Q&A with Dave Hansen, VP and general manager of BMC Software in Tampa
Friday, March 02, 2012
It was announced in the news recently that Numara Software
was bought by BMC Software. This was big news among the Tampa Bay technology community, especially since Numara was headquartered in Tampa. The Byte recently spoke with Dave Hansen, VP and general manager of the BMC Software in Tampa. Hansen, who joined Numara last year as CEO, gave us
insight into what a typical day is like for him, what the sale means for his
organization and the region, and his views on the Tampa Bay tech industry’s current
position and future potential.
You’ve only been in this role of CEO at Numara Software since
August, and there’s been so much that’s happened in the past six months. What
is a typical day like for you?
CRAZY BUSY! As a CEO there are so many aspects of your job
and every day I try to devote time to each function. I of course spend a lot of
time in meetings, but a successful day for me is when I can spend time on both
the internal and external aspects of my job, which is employees and customers,
respectively. I think it is important to get out there and talk with customers
and spend time with them. I also try to spend time with employees. I have an
open-door policy and I try to get out of my office each day and walk the floor
and talk to different employees. I feel building that emotional bond with your
employees is important so you can build trust with them and you know they are
behind you. So I constantly strive to balance the two focuses.
Numara Software is such a shining example of a homegrown Tampa Bay
tech success story. How will the sale of the company to BMC impact your
organization in terms of its ability to retain some of that history?
We have had great success here,
and I see even more success in this next chapter. We were able to draw the
attention of the 8th largest software company, and they have pledged
a commitment to this Tampa location. Tampa will remain the headquarters for
this division and I think we will get more investment from BMC. This was really
a very positive outcome for Numara and for Tampa.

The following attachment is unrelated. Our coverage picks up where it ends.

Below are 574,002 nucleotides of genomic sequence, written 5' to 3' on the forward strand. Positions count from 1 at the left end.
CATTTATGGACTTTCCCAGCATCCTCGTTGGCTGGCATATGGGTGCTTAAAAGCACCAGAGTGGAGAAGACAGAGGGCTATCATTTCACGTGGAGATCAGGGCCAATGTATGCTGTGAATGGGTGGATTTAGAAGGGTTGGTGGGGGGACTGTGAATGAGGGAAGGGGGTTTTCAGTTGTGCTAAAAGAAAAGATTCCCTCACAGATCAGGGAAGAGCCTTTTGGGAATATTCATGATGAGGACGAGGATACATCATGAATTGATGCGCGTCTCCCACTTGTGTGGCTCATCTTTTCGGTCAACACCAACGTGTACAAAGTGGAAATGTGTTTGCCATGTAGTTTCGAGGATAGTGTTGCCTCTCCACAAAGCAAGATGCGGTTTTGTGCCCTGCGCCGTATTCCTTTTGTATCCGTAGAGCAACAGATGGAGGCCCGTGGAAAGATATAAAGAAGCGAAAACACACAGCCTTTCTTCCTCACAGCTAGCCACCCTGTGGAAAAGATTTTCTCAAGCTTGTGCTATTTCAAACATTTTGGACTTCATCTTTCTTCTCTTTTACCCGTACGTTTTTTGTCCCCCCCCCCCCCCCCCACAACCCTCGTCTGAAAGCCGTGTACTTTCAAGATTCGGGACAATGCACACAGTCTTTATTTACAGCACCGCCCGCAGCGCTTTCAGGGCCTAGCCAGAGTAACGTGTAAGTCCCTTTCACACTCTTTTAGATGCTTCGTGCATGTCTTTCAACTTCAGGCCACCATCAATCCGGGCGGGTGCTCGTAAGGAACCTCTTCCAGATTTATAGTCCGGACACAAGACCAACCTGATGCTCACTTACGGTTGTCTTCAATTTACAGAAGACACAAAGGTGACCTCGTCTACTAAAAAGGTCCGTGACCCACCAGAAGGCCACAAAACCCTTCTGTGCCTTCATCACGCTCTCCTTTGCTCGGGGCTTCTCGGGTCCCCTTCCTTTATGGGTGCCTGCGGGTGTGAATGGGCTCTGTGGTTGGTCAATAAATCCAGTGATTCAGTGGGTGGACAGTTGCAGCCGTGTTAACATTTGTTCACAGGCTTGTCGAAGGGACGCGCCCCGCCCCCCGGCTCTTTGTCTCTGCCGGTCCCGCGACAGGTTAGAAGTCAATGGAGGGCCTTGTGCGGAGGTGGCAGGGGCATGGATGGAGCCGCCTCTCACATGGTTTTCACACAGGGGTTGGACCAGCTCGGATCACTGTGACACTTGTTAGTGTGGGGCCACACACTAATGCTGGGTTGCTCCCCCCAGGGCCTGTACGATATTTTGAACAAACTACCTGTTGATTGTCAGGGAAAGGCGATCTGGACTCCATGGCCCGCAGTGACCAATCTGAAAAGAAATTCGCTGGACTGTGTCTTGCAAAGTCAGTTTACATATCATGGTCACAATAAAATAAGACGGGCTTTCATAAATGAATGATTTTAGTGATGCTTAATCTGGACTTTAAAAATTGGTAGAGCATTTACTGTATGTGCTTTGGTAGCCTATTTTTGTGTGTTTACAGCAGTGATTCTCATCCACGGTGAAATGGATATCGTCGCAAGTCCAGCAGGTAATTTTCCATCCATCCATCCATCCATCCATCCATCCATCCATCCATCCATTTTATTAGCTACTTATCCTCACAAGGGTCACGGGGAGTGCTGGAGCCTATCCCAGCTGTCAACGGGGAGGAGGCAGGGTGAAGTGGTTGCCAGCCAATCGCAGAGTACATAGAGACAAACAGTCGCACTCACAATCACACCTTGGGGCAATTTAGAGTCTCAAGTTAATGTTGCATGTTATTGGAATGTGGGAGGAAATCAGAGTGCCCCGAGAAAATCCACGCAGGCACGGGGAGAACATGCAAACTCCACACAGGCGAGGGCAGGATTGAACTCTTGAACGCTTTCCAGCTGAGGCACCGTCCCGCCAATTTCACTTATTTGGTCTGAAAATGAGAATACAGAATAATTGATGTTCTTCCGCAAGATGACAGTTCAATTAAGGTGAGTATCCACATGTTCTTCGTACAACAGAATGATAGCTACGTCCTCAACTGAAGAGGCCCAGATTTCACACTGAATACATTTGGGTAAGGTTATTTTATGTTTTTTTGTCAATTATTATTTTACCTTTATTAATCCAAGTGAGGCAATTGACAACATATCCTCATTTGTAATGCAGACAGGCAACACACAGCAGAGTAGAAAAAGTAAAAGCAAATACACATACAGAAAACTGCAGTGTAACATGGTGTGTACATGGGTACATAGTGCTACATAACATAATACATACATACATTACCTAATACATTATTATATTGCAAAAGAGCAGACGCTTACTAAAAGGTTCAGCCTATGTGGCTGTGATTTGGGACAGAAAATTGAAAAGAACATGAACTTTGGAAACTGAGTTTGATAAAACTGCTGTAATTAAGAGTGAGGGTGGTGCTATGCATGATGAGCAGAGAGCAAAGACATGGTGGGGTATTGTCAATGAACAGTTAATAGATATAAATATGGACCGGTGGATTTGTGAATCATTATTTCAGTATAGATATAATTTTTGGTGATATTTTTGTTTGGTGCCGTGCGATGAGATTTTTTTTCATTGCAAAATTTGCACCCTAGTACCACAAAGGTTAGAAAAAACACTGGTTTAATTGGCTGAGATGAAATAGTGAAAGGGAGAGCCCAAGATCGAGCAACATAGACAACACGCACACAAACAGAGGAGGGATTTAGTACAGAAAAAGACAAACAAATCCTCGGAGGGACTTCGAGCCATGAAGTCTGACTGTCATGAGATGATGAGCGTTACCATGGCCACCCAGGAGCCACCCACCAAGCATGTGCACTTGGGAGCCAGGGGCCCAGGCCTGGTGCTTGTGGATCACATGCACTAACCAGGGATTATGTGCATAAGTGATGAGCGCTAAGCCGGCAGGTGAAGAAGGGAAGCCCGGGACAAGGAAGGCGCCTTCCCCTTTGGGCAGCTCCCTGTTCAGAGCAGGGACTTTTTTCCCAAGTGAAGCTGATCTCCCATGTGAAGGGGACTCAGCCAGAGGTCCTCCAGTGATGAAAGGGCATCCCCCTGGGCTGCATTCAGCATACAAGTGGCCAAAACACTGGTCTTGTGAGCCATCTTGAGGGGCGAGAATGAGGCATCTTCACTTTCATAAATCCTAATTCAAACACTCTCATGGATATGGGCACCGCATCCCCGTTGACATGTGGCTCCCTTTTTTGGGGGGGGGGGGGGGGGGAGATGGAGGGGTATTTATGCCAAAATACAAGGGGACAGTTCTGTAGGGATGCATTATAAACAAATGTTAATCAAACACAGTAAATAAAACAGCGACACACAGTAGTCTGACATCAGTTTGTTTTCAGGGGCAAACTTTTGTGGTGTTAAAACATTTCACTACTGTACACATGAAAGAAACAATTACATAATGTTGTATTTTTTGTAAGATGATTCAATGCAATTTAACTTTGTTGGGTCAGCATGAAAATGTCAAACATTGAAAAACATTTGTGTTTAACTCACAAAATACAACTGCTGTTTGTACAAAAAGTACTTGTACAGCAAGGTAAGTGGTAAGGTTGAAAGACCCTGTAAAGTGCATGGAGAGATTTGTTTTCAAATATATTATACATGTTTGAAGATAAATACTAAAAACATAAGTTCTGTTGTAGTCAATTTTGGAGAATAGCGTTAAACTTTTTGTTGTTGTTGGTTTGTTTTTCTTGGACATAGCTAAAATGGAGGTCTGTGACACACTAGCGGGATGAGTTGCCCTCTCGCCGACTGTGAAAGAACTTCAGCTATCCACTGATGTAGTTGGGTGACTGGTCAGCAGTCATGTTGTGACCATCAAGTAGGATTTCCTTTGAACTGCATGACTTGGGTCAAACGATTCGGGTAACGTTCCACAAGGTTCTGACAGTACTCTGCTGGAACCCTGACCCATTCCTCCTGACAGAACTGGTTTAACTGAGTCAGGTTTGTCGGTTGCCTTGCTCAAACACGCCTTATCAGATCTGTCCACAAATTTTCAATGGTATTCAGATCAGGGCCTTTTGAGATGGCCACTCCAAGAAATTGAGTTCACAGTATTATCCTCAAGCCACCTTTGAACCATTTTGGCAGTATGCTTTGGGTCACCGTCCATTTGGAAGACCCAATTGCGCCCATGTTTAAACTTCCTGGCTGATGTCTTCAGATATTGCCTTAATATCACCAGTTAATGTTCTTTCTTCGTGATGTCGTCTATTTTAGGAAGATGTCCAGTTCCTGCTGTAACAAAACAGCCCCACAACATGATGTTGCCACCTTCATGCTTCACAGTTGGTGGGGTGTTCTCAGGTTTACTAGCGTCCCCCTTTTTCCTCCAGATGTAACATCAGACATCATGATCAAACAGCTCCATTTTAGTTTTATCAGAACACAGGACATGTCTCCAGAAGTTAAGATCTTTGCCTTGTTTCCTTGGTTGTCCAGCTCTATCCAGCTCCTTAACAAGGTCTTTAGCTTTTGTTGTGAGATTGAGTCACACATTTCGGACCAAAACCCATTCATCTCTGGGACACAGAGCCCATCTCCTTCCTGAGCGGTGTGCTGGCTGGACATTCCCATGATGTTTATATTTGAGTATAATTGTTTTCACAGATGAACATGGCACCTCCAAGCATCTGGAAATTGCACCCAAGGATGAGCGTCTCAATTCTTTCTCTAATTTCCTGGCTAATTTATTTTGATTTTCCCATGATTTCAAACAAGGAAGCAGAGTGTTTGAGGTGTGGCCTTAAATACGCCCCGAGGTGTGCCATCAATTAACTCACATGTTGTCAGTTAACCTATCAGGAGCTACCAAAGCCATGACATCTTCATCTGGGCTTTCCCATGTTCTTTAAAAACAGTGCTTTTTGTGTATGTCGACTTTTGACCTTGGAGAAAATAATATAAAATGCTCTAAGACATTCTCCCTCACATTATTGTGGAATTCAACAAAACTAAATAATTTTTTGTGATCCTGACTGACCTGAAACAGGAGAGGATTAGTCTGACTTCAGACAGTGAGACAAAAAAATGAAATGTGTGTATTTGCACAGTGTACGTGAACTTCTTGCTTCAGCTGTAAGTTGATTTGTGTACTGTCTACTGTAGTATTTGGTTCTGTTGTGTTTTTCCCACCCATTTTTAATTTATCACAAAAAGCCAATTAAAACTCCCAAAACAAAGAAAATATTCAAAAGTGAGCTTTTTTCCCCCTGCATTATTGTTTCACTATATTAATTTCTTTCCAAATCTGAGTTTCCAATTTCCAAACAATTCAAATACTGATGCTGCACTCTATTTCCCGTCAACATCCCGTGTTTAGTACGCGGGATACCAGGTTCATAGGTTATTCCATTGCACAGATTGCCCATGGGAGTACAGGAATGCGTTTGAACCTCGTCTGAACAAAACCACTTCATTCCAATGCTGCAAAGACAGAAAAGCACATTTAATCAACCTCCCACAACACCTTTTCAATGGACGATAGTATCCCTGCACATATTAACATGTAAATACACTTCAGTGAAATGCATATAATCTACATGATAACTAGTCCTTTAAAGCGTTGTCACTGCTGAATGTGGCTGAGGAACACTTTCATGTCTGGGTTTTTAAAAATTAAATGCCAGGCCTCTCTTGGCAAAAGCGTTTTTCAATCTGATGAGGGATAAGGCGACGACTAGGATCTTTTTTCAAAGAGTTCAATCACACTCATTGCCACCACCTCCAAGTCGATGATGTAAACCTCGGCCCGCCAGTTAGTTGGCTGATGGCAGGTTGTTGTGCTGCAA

Once the final paperwork for the sale is complete, do you
anticipate big changes in terms of headcount, corporate culture, or product
The deal officially closed on
February 3rd. I definitely anticipate our headcount will increase in
terms of new hires. We already have more people added to our business unit.
They might not physically be here, but they are behind us. I am committed to
keeping our culture the same here. I see us having a small company culture
within a big company. I want to continue our kickball games in the empty fields
near the airport.
As for product offerings, BMC
sells to really large enterprises, and Numara sold to a different market. This
division will continue selling to the same market, but now our product
portfolio has increased because BMC has more product offerings.
Your firm is among several tech companies that have been hiring
here lately. What in your view are the most important skill sets and talent
attributes that are missing from the pool of local candidates for your company?
Where are you going to find the talent you’re having a hard time finding
What we need are good
technologists. I want to see a technology incubator started here and really get
the entrepreneurial spirit rolling. There are great opportunities in building
software for mobile devices and Cloud computing. It is important for the
educational institutions to focus on developing talent for these key and
critical skills. I want to see people
who really understand cloud computing and can develop solutions. When it comes
to us, I see hiring opportunities for development, sales and services delivery
What are some ways educational institutions, economic development
organizations, and state agencies can help ensure that the talent companies
like yours require to fuel your growth is readily available here?
We need to partner with
educational facilities so they understand the skill sets we need graduates to
have in order to sustain us being here. And by that I mean any technology
company that is located here. TBTF was the only economic development
organization that approached me quickly when I came here. They have really
encouraged me to have a voice and get involved with the technology industry here
and tout the benefits of the region. When it comes to fueling growth I really
want to see more investment in women in technology, all the way back to the
college level, but also encouraging the advancement for women already in the
technology field. You know, when you look at a college computer science class,
it is probably 80 percent male, so I think getting to young women earlier and
encouraging them to get in the technology field is vitally important.